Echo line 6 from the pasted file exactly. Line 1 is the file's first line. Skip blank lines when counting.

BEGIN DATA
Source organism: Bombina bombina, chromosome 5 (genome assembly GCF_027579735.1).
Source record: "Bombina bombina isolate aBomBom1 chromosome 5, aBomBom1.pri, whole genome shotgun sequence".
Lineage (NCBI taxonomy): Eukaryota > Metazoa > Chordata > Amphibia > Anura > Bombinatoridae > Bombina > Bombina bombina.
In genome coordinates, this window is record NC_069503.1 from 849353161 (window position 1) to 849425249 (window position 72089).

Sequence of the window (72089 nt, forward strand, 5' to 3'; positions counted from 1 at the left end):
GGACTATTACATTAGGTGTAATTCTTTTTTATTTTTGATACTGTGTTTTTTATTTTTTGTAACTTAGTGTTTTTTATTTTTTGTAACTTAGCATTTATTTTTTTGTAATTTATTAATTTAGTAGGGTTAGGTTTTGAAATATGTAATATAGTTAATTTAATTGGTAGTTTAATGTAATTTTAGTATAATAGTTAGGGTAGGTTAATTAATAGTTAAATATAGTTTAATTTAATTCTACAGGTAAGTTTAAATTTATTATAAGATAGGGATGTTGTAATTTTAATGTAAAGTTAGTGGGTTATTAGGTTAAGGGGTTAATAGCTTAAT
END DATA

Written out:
GGACTATTACATTAGGTGTAATTCTTTTTTATTTTTGATACTGTGTTTTTTATTTTTTGTAACTTAGTGTTTTTTATTTTTTGTAACTTAGCATTTATTTTTTTGTAATTTATTAATTTAGTAGGGTTAGGTTTTGAAATATGTAATATAGTTAATTTAATTGGTAGTTTAATGTAATTTTAGTATAATAGTTAGGGTAGGTTAATTAATAGTTAAATATAGTTTAATTTAATTCTACAGGTAAGTTTAAATTTATTATAAGATAGGGATGTTGTAATTTTAATGTAAAGTTAGTGGGTTATTAGGTTAAGGGGTTAATAGCTTAAT